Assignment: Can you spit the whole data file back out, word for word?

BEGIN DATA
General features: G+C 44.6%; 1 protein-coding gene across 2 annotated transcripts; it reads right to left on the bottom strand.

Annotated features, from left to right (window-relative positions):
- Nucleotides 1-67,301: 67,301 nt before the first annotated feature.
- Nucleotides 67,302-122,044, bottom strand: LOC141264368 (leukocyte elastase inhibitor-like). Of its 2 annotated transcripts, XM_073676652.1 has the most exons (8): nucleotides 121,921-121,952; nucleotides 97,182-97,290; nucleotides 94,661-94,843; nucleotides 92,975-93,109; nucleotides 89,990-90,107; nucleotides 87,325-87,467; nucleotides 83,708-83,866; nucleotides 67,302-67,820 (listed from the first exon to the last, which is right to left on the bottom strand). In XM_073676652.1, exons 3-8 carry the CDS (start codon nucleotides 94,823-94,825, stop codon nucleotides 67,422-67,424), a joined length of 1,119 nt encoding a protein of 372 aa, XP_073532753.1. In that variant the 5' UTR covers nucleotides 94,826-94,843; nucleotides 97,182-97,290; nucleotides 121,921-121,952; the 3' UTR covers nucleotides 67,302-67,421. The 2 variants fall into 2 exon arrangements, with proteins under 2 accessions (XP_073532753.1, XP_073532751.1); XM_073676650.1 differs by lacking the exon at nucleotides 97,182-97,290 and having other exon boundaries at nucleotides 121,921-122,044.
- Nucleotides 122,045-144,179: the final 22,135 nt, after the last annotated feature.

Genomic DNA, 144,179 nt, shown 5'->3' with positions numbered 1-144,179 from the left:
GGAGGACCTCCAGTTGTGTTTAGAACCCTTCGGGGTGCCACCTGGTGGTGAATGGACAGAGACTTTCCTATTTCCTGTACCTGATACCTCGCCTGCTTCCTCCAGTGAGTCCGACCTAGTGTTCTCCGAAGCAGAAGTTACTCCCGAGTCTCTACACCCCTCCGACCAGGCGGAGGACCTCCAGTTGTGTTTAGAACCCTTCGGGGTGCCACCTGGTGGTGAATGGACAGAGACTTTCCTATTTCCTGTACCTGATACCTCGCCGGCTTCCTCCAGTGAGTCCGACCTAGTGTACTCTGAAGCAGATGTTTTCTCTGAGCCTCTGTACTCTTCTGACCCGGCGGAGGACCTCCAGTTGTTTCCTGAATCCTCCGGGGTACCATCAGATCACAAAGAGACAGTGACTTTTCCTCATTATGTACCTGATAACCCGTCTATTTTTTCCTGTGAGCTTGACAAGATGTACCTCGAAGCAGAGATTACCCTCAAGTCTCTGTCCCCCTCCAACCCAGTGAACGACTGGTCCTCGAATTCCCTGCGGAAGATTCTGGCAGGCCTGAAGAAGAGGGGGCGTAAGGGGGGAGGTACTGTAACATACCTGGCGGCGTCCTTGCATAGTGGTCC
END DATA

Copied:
General features: G+C 44.6%; 1 protein-coding gene across 2 annotated transcripts; it reads right to left on the bottom strand.

Annotated features, from left to right (window-relative positions):
- Nucleotides 1-67,301: 67,301 nt before the first annotated feature.
- Nucleotides 67,302-122,044, bottom strand: LOC141264368 (leukocyte elastase inhibitor-like). Of its 2 annotated transcripts, XM_073676652.1 has the most exons (8): nucleotides 121,921-121,952; nucleotides 97,182-97,290; nucleotides 94,661-94,843; nucleotides 92,975-93,109; nucleotides 89,990-90,107; nucleotides 87,325-87,467; nucleotides 83,708-83,866; nucleotides 67,302-67,820 (listed from the first exon to the last, which is right to left on the bottom strand). In XM_073676652.1, exons 3-8 carry the CDS (start codon nucleotides 94,823-94,825, stop codon nucleotides 67,422-67,424), a joined length of 1,119 nt encoding a protein of 372 aa, XP_073532753.1. In that variant the 5' UTR covers nucleotides 94,826-94,843; nucleotides 97,182-97,290; nucleotides 121,921-121,952; the 3' UTR covers nucleotides 67,302-67,421. The 2 variants fall into 2 exon arrangements, with proteins under 2 accessions (XP_073532753.1, XP_073532751.1); XM_073676650.1 differs by lacking the exon at nucleotides 97,182-97,290 and having other exon boundaries at nucleotides 121,921-122,044.
- Nucleotides 122,045-144,179: the final 22,135 nt, after the last annotated feature.

Genomic DNA, 144,179 nt, shown 5'->3' with positions numbered 1-144,179 from the left:
GGAGGACCTCCAGTTGTGTTTAGAACCCTTCGGGGTGCCACCTGGTGGTGAATGGACAGAGACTTTCCTATTTCCTGTACCTGATACCTCGCCTGCTTCCTCCAGTGAGTCCGACCTAGTGTTCTCCGAAGCAGAAGTTACTCCCGAGTCTCTACACCCCTCCGACCAGGCGGAGGACCTCCAGTTGTGTTTAGAACCCTTCGGGGTGCCACCTGGTGGTGAATGGACAGAGACTTTCCTATTTCCTGTACCTGATACCTCGCCGGCTTCCTCCAGTGAGTCCGACCTAGTGTACTCTGAAGCAGATGTTTTCTCTGAGCCTCTGTACTCTTCTGACCCGGCGGAGGACCTCCAGTTGTTTCCTGAATCCTCCGGGGTACCATCAGATCACAAAGAGACAGTGACTTTTCCTCATTATGTACCTGATAACCCGTCTATTTTTTCCTGTGAGCTTGACAAGATGTACCTCGAAGCAGAGATTACCCTCAAGTCTCTGTCCCCCTCCAACCCAGTGAACGACTGGTCCTCGAATTCCCTGCGGAAGATTCTGGCAGGCCTGAAGAAGAGGGGGCGTAAGGGGGGAGGTACTGTAACATACCTGGCGGCGTCCTTGCATAGTGGTCC